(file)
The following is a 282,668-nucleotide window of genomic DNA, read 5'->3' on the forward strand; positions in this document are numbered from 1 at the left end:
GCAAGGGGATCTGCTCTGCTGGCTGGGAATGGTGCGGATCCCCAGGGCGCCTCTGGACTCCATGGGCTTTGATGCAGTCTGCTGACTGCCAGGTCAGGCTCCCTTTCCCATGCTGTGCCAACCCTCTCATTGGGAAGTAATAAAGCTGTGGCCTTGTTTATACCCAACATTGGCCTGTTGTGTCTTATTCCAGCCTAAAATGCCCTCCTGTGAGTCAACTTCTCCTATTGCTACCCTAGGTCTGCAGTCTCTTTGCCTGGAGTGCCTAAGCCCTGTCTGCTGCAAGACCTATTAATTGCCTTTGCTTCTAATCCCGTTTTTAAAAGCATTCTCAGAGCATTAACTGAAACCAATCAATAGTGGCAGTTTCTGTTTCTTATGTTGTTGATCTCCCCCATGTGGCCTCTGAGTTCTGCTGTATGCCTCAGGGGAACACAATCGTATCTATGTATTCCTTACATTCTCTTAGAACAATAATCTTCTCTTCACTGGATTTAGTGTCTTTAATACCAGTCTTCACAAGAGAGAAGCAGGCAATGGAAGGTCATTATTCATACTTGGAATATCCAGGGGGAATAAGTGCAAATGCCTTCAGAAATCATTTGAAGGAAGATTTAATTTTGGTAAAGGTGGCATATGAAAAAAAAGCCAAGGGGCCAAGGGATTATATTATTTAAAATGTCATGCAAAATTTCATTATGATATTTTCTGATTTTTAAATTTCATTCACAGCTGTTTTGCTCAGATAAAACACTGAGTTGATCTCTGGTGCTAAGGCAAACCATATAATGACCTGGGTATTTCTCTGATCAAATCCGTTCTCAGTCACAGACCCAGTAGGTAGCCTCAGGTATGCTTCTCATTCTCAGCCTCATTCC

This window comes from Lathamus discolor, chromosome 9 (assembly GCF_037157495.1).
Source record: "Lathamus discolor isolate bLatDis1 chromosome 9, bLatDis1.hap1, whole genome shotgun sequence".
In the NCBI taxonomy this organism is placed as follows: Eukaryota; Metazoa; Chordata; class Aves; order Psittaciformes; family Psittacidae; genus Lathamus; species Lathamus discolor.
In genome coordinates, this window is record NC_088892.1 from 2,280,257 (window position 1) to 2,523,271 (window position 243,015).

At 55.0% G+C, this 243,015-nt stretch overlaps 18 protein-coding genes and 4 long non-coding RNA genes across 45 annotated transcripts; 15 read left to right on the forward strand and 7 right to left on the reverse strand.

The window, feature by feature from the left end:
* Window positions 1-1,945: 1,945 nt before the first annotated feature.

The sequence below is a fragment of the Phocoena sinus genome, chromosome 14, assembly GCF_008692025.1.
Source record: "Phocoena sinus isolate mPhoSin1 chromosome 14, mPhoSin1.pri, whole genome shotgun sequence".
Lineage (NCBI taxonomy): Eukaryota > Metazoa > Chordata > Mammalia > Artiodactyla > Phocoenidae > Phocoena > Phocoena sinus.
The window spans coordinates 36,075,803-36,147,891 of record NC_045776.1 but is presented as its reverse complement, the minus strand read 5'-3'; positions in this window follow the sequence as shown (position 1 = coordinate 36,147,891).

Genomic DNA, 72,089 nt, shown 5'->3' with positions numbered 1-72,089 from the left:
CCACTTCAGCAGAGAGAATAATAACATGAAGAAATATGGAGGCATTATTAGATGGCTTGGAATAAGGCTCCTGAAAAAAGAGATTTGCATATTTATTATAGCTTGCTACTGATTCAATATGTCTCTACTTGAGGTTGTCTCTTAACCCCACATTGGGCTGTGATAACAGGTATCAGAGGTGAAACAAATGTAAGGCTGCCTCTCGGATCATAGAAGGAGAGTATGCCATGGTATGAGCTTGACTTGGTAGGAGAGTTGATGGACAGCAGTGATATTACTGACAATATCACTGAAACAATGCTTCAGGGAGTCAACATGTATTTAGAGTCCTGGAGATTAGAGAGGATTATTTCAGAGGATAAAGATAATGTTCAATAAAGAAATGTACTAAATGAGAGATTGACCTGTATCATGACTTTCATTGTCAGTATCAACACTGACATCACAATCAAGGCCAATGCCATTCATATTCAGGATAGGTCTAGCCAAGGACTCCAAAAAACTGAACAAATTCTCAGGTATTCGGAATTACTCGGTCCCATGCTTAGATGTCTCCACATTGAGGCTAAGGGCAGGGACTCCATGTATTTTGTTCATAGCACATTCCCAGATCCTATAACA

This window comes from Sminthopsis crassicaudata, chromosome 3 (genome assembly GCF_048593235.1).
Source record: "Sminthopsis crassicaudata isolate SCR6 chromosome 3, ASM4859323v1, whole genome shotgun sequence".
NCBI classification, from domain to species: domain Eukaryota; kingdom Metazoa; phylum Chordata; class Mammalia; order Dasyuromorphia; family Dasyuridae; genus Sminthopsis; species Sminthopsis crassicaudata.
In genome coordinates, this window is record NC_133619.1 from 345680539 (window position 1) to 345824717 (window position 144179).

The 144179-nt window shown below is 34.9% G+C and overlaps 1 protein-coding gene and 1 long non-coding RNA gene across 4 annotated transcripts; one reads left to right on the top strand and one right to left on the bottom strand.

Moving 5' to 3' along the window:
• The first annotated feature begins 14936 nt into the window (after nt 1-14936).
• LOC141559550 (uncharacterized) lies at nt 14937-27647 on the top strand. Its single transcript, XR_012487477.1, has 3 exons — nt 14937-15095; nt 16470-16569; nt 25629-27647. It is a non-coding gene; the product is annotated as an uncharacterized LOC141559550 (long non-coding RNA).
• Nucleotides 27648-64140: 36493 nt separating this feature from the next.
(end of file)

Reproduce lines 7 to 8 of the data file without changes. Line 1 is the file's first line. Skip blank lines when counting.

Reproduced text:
At 55.0% G+C, this 243,015-nt stretch overlaps 18 protein-coding genes and 4 long non-coding RNA genes across 45 annotated transcripts; 15 read left to right on the forward strand and 7 right to left on the reverse strand.

The window, feature by feature from the left end: